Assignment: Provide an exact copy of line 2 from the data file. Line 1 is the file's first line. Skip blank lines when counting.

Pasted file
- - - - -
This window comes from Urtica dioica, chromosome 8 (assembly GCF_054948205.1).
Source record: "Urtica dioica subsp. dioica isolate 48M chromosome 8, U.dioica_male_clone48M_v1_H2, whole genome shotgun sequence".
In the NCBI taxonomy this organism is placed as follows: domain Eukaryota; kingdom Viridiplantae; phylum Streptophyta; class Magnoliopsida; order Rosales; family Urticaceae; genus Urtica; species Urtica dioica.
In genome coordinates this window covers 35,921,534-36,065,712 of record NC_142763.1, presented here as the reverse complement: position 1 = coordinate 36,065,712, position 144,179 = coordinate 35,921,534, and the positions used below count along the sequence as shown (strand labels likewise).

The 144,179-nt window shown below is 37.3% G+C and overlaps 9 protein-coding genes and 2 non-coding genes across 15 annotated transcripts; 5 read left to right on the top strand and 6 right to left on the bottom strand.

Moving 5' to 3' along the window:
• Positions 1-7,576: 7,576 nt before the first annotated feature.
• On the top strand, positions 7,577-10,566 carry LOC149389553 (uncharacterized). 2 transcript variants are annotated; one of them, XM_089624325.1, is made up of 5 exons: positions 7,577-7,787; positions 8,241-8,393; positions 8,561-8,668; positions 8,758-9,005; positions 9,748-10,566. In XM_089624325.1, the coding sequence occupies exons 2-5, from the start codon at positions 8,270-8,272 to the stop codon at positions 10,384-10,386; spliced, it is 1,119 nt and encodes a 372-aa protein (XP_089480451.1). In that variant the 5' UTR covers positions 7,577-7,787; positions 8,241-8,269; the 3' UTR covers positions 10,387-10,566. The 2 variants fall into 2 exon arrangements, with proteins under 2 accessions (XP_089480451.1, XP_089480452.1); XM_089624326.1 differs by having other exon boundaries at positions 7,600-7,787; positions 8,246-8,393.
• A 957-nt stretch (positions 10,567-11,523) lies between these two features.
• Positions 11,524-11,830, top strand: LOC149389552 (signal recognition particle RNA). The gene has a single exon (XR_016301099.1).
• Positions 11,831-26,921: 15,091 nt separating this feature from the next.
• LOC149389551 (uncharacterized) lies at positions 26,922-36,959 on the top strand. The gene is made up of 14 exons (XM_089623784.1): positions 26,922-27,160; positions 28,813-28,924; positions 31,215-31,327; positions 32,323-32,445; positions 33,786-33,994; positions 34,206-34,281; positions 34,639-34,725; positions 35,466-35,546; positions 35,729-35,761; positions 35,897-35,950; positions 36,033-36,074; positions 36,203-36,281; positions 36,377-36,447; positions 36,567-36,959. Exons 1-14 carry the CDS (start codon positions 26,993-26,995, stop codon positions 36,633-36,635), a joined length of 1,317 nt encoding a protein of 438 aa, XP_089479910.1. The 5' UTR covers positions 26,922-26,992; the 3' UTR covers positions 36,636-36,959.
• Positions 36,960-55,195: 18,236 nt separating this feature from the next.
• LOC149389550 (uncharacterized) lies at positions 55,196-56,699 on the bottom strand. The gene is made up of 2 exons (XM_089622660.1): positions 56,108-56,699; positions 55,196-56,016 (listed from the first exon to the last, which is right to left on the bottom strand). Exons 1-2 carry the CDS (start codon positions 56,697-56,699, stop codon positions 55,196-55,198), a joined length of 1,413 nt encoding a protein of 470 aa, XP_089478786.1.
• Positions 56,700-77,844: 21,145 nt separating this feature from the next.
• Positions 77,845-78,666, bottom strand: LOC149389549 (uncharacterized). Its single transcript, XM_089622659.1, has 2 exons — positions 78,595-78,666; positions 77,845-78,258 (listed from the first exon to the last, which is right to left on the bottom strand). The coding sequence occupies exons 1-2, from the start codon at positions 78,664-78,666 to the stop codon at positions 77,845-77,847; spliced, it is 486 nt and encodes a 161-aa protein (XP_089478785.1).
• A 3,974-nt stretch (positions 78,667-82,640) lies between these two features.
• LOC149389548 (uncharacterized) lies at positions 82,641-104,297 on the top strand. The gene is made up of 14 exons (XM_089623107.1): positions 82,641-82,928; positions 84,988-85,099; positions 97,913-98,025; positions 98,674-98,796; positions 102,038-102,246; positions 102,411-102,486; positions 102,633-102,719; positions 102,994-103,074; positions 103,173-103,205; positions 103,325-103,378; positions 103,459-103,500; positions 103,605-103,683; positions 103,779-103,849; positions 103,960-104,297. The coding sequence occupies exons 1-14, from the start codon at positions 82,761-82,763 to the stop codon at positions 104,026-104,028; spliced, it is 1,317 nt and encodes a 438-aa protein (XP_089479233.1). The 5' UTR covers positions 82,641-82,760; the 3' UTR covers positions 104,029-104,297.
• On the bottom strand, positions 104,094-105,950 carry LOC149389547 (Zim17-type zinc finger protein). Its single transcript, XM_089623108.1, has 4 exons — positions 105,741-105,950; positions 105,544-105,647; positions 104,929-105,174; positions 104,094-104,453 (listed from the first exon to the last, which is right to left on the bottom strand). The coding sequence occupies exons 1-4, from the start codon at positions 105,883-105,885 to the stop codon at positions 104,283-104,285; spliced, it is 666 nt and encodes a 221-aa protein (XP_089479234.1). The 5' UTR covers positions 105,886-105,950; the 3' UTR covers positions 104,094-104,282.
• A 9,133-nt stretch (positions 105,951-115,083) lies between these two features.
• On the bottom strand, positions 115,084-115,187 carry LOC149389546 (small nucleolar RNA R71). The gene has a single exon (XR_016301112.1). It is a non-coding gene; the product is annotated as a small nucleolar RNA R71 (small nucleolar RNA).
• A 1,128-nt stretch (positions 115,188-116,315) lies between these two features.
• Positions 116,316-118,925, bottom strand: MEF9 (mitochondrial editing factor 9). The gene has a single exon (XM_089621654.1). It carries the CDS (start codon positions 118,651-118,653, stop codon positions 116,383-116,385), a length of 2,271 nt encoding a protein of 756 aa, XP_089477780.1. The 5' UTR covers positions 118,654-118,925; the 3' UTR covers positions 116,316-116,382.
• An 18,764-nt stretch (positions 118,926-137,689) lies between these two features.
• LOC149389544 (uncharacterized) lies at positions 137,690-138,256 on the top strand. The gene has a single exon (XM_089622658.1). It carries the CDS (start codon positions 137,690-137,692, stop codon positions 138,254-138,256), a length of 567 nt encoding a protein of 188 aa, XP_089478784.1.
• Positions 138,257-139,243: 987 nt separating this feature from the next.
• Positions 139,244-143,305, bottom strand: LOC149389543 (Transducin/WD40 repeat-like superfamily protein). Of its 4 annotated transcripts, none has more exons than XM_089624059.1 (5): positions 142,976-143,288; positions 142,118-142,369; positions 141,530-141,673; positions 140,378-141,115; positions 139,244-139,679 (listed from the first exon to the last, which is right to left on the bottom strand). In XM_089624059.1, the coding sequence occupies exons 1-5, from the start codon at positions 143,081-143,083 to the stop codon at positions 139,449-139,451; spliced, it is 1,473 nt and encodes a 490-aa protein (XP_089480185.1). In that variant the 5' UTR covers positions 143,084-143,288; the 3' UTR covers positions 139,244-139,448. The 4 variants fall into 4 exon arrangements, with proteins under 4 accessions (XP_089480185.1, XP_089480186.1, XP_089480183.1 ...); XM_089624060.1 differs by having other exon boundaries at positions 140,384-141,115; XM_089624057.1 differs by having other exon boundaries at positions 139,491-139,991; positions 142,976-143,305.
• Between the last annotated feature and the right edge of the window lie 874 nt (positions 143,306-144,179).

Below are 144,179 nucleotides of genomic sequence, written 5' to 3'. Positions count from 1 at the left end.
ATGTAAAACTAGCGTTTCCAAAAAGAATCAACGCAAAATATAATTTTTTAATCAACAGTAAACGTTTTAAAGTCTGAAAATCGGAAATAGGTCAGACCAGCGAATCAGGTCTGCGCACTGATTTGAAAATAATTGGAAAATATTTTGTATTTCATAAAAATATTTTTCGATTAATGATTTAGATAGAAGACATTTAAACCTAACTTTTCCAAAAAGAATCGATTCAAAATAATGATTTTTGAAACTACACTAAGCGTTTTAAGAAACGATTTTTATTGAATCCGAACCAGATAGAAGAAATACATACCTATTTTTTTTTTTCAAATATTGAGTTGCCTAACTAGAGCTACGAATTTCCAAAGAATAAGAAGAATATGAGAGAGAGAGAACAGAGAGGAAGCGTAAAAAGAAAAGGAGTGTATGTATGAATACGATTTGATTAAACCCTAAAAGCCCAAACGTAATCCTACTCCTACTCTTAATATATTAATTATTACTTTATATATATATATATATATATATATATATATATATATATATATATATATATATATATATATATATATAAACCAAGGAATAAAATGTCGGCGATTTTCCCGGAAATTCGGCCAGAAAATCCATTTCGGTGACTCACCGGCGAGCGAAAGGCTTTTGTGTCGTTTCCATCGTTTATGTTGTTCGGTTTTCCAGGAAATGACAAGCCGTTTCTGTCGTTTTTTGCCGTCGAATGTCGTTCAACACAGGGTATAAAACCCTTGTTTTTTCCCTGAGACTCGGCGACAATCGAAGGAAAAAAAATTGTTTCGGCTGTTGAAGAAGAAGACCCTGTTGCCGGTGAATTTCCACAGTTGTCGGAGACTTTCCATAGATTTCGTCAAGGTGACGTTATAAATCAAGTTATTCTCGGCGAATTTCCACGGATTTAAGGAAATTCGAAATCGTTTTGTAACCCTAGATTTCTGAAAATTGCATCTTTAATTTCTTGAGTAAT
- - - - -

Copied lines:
Source record: "Urtica dioica subsp. dioica isolate 48M chromosome 8, U.dioica_male_clone48M_v1_H2, whole genome shotgun sequence".